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3 rabbis talk turkey as Biden prepares for annual pardon

What we can learn about justice and mercy from the annual forgiveness of fowl crimes

When President Joe Biden pardons a pair of turkeys on Monday, just days before Thanksgiving, he’ll be participating in the long Jewish tradition of giving animals their day in court.

While Jewish law does not explicitly describe appropriate punishments for fowl play, Rabbi Joe Hample of Morgantown, West Virginia’s Tree of Life Congregation, noted that the Torah does prescribe remedies for crimes committed by wildlife.

“Let’s say an ox kills someone, that ox must be stoned to death, that’s in the Torah,” he said.

The Talmud takes the matter even further, teaching that context must be considered.

“If the ox killed someone by mistake, that’s different than if the ox killed someone on purpose,” Hample continued. “Or if the ox was scratching its back on a fence and the fence fell over and killed someone. Is the ox liable?”

The White House turkey-pardoning ritual, though a fairly recent invention, taps into timeless Jewish values, Hample and several other rabbis interviewed by the Forward posited.

President Biden pardoning a turkey before Thanksgiving in 2021.
President Biden pardoning a turkey before Thanksgiving in 2021. Courtesy of Adam Schultz/The White House

While turkeys have been gifted to the White House for over a century, John Kennedy is credited with the first pardon, saying of one bird that had been sent for his dining enjoyment, “We’ll let this one grow.” The pardoning ceremony didn’t become an annual tradition until 1981, under Ronald Reagan.

In a certain light, said Rabbi Joshua Hammerman, the turkey pardon can be seen as a reverse form of kapparot, the Yom Kippur ritual in which a fowl, usually a chicken, is waved over one’s head before being slaughtered and given to the poor to eat. In this case, instead of being sacrificed as a mark of atonement, the turkeys are being given a second chance at life, which is an act of charity.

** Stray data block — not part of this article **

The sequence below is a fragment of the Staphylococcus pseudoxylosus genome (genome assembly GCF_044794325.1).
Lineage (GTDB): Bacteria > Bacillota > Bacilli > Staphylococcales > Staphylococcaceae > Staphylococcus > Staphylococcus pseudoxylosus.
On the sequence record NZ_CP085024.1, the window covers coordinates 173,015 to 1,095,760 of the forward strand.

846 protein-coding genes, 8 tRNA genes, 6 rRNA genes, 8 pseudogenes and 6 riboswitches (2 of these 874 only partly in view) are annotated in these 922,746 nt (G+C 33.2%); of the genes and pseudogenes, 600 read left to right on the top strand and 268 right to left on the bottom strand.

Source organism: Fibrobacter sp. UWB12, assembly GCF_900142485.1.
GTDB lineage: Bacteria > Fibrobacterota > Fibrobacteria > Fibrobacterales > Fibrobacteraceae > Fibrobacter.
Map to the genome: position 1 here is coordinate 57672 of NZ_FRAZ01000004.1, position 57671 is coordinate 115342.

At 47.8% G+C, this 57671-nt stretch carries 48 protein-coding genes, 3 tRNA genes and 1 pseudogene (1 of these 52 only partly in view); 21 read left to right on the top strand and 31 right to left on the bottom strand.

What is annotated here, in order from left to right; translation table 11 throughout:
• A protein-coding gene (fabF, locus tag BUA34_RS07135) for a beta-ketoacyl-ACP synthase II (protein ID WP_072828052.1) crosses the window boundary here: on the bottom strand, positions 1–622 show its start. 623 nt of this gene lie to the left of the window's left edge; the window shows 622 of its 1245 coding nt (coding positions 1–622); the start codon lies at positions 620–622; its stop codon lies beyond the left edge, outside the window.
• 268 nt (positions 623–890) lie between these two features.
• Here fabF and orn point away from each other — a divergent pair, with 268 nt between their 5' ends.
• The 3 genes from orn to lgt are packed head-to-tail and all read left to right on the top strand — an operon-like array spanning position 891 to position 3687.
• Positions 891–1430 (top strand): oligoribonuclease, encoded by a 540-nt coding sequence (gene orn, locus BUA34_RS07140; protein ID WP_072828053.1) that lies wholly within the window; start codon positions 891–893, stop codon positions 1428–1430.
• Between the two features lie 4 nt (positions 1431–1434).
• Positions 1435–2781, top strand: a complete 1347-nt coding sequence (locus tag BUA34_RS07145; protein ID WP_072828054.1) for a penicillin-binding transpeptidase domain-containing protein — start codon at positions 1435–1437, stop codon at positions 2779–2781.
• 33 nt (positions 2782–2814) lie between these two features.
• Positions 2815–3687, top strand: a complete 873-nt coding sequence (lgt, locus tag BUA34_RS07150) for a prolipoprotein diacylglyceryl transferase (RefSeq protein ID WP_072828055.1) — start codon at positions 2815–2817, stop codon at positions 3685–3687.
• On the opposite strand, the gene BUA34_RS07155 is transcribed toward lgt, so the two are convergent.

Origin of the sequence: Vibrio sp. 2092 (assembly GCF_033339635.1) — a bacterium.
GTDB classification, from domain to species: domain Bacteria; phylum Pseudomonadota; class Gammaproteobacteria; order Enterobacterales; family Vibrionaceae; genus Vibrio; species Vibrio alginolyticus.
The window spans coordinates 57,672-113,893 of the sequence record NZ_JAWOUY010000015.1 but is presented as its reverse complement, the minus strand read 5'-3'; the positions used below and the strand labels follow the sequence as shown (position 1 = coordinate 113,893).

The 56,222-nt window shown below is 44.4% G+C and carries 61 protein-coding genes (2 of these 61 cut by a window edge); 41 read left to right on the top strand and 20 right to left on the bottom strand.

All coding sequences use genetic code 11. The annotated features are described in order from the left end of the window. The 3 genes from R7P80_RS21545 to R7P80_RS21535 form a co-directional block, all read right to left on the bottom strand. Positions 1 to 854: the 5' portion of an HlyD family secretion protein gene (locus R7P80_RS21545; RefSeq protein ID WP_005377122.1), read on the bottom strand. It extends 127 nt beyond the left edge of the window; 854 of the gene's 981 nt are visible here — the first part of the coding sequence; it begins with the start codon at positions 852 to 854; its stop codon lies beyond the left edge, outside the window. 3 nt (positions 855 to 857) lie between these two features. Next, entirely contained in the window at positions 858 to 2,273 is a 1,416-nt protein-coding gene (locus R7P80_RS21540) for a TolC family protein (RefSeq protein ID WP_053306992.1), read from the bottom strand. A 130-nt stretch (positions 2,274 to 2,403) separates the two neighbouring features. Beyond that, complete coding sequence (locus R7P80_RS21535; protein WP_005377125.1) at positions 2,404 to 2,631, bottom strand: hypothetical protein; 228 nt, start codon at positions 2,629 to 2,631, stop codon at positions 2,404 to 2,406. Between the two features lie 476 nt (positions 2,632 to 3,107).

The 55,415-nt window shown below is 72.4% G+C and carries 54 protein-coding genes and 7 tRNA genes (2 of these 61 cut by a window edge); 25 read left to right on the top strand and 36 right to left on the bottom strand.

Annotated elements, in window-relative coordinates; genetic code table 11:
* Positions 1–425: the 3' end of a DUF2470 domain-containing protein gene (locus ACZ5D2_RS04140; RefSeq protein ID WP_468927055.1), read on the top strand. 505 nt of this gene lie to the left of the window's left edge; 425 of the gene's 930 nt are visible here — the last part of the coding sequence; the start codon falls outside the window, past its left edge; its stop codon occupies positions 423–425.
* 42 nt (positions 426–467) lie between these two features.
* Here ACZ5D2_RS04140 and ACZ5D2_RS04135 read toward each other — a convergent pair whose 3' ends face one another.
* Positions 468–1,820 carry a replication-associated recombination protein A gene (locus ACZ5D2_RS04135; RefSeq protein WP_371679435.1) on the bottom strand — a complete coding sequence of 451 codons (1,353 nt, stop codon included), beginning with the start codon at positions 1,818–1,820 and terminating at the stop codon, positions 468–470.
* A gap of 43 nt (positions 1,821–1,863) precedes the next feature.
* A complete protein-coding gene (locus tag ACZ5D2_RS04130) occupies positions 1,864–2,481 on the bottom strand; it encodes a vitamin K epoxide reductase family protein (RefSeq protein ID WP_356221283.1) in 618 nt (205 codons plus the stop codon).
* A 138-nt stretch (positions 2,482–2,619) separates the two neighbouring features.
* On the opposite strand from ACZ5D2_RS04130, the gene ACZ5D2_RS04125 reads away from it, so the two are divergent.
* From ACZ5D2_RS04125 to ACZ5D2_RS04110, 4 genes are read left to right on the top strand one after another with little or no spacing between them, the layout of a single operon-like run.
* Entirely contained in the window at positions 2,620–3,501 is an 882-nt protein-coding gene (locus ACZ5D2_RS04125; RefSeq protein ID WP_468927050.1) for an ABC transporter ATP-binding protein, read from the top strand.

“We should be providing, you know, turkey dinners for people who are poor,” said Hammerman, who is author of the book “Mensch Marks: Life Lessons of a Human Rabbi.” “So this is a reminder not just to be merciful to the animal, but to human beings as well.”

Presidential clemency aside, Thanksgiving has long drawn from Jewish tradition. One theory, which appears to have at least some basis in historic fact, surmises that the pious Pilgrims, well-versed in the Bible, were well aware of Sukkot and possibly inspired by it when they decided to hold their own harvest festival.

However, turkey’s iconic place as the centerpiece of the meal has proved controversial for some Jews. Hammerman wrote an article in 2011 questioning whether the bird qualifies as kosher. As a vegetarian, he feels that “every turkey should be pardoned.”

Rabbi Michael Singer, who chairs the Rabbinical Association’s Social Justice Commission, similarly questions the pardoned turkeys’ status as possible food. He suggests that when Jews watch these turkeys get their brief time in the limelight, they should consider the ethics of their own eating habits, given how poorly farm animals and the people who raise and slaughter them are often treated.

“The word ‘kosher’ means fit or proper. It doesn’t just mean is the animal or permitted animal to eat or not,” he said. “It also deals with the workers, how they’re treated, whether they’re paid, whether they’re safe, whether they’re making a fair wage.”

As for the two turkeys that President Biden will pardon, little is known about them. According to a White House statement, they are from Monroe, North Carolina. But their crimes have not been made public, which Hample said makes it hard to say whether they have earned the privilege of fleeing the coop.

“I don’t know what the turkey has been forgiven for,” he admitted. “That turkey has been presumably sentenced to death for some nameless crime. What capital crime could a turkey commit? I guess it could peck somebody’s eye out.”


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